Collectively we were a group of five misfits, lets call us the party of five, or well maybe the super awesome amazing party of five…..yes that has a better ring to it. Anyhow, we brought the energy, the noise, the passion. Our go to chant was “Love, not Hate, Makes America Great”. We were constantly encouraging everyone to smile, saying “Smiles are sexy!”, and they pretty much all obliged us. A lot of the time we were being total goofballs, really silly stuff, like saying “Has anyone seen my mom??”, and then a big lady comes out of nowhere and gives Mickey a great big hug, “I’ll be your mom”, she says!
It was kind of like that all day. Everyone was there for each other. Everyone had every reason to be angry. I mean this election cycle has probably been the most divisive and hateful election cycle this country has ever seen. You open Facebook or Twitter, you look on the news, and you feel like we’re living in two different countries. I subscribe to the widely held belief that all emotions stem from either love or hate. I probably spend more time on social media then I should, and I see a lot of hate from both Trump supporters and Trump detractor’s. For months I’ve been trying to bridge that divide, trying to lead by example and even directly telling people that hating the other side isn’t going to solve anything, its not going to create any sort of meaningful dialogue.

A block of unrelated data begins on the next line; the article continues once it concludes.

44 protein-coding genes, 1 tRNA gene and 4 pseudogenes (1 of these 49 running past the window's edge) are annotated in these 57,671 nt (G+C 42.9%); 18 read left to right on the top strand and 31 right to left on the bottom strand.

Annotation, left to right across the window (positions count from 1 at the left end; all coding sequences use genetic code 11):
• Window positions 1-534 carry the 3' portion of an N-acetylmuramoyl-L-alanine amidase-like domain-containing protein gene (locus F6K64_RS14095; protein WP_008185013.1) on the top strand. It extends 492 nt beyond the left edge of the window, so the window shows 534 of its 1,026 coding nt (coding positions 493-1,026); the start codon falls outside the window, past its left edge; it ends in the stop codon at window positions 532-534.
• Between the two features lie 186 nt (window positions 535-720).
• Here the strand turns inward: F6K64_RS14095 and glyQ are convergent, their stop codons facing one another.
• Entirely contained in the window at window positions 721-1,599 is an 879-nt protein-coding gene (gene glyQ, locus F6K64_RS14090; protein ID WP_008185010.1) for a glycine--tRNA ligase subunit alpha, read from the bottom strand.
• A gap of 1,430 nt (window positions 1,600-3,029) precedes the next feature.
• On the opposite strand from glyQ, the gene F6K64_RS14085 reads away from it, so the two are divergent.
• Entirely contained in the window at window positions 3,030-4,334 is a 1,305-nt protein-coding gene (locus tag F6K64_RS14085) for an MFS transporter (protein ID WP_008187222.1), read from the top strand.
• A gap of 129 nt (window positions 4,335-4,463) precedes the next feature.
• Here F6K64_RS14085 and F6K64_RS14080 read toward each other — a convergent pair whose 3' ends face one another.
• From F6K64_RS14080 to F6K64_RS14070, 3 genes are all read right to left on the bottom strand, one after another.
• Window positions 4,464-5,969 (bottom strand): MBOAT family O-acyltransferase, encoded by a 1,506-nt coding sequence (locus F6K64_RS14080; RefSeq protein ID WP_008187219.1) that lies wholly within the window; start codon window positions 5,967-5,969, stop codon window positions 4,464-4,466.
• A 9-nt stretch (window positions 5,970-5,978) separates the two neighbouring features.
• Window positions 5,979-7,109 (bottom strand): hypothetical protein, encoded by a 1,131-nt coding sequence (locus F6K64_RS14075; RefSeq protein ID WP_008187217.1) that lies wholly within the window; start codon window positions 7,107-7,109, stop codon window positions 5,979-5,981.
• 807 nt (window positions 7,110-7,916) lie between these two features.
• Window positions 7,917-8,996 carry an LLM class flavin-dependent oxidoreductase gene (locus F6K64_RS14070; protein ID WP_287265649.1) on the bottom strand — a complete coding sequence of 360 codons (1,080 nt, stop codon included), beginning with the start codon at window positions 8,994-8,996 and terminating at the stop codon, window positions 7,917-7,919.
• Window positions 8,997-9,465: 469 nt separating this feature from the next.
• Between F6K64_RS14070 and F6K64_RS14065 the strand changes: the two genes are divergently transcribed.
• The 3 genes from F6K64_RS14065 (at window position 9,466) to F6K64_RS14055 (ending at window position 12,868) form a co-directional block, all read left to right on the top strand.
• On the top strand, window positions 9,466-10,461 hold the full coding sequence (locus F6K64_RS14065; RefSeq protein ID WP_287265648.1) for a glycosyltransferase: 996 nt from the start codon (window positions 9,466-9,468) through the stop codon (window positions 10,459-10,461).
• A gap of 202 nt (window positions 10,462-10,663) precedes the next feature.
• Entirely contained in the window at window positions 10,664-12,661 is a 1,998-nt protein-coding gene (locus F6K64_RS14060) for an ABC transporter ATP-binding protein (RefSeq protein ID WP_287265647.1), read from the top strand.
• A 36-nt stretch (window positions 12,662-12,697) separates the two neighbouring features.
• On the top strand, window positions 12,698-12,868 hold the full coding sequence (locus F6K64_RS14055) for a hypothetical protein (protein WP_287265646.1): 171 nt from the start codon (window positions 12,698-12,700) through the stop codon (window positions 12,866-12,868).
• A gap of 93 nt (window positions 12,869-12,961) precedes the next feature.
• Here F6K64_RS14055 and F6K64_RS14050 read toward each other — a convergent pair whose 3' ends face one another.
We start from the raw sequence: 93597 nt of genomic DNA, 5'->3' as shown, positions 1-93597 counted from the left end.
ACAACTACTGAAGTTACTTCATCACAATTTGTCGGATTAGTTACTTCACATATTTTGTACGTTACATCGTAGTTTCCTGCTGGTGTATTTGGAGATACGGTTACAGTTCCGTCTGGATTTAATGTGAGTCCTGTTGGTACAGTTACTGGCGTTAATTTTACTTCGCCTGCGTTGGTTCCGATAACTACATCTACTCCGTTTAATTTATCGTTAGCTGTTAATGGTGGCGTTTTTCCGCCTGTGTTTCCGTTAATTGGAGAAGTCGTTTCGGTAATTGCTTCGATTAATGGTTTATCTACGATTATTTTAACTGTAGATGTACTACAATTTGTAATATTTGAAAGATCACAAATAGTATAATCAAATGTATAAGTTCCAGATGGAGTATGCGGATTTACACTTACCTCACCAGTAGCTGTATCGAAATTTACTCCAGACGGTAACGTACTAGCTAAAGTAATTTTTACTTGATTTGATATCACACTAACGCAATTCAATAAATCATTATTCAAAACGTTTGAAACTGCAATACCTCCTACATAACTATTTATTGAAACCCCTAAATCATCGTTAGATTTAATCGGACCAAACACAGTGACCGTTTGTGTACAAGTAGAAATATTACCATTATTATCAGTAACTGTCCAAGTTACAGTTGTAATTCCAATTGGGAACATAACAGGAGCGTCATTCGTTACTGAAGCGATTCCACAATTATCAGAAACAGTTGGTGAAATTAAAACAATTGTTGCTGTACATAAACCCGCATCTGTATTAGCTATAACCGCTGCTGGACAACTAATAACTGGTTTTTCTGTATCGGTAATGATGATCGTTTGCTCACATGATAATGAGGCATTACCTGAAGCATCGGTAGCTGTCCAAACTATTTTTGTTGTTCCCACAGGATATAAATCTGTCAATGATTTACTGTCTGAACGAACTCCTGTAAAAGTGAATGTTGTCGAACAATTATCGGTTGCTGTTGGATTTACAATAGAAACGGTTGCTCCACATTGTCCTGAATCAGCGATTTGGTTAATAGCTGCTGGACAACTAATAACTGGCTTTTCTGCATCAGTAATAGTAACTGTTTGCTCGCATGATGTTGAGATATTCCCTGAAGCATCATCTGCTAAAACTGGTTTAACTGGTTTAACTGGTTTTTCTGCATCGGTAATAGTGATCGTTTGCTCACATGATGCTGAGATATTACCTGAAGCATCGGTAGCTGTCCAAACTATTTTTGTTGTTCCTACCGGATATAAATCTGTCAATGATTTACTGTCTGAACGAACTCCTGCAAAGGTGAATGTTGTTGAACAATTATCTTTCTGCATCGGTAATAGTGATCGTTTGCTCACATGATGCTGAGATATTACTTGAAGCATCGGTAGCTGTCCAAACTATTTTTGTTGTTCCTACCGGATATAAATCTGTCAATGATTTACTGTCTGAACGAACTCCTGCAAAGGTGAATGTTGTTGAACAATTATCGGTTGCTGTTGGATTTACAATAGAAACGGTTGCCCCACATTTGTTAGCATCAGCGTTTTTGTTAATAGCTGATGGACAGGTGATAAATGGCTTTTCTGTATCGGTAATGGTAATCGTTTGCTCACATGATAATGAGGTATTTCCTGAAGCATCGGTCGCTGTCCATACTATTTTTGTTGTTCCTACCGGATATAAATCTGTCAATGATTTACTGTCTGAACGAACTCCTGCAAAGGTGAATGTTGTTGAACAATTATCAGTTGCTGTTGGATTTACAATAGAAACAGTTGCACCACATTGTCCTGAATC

Overwhelmingly, the LA Womens March chose love over hate. It was a beautiful response, incredibly touching and moving to all who were there. It wasn’t even like you needed to mention it. You could simply see it on everyone’s face. The whole day I had that feeling of familiarity with everyone I saw. I didn’t need to run into any of the other friends I knew were there. These were all my friends, these were all my people. This was a defiant love. We would not let politics divide us. We would not let our democracy be eroded by fear of one another, of immigrants, of anyone.
Everyone had different reasons for marching and the media and the critics will try to pinpoint whichever one they disagree with the most. Who cares. The main point is that somewhere between 3 and 4 million people got out of their homes and took to the streets, not knowing if things would get crazy, not knowing if there would be riots. People came and they brought their signs, and their daughters and their sons. Men came and they wore their pink hats. They brought their love and they brought their support. It wasn’t so much about them and what they wanted, but more about supporting the larger group, the collective. That just melts my heart, because growing up in the United States its easy to get that sense that everyone is just out for themselves. It’s a dog eat dog capitalistic world where everyone’s trying to get rich, everyone trying to make a buck off you. But not on this cold Saturday in January, nope. Rain or shine, Americans showed up across the country and made a statement, hopefully a statement that will be echoed loudly for years to come. A statement that you are not alone.
I hope this is a building block, the first of many bricks in a giant bridge to connect our hearts to city hall, to the White House, and to the rest of the country where a wall has been built. “Build Bridges, Not Walls”, one sign side. I couldn’t have said it better myself.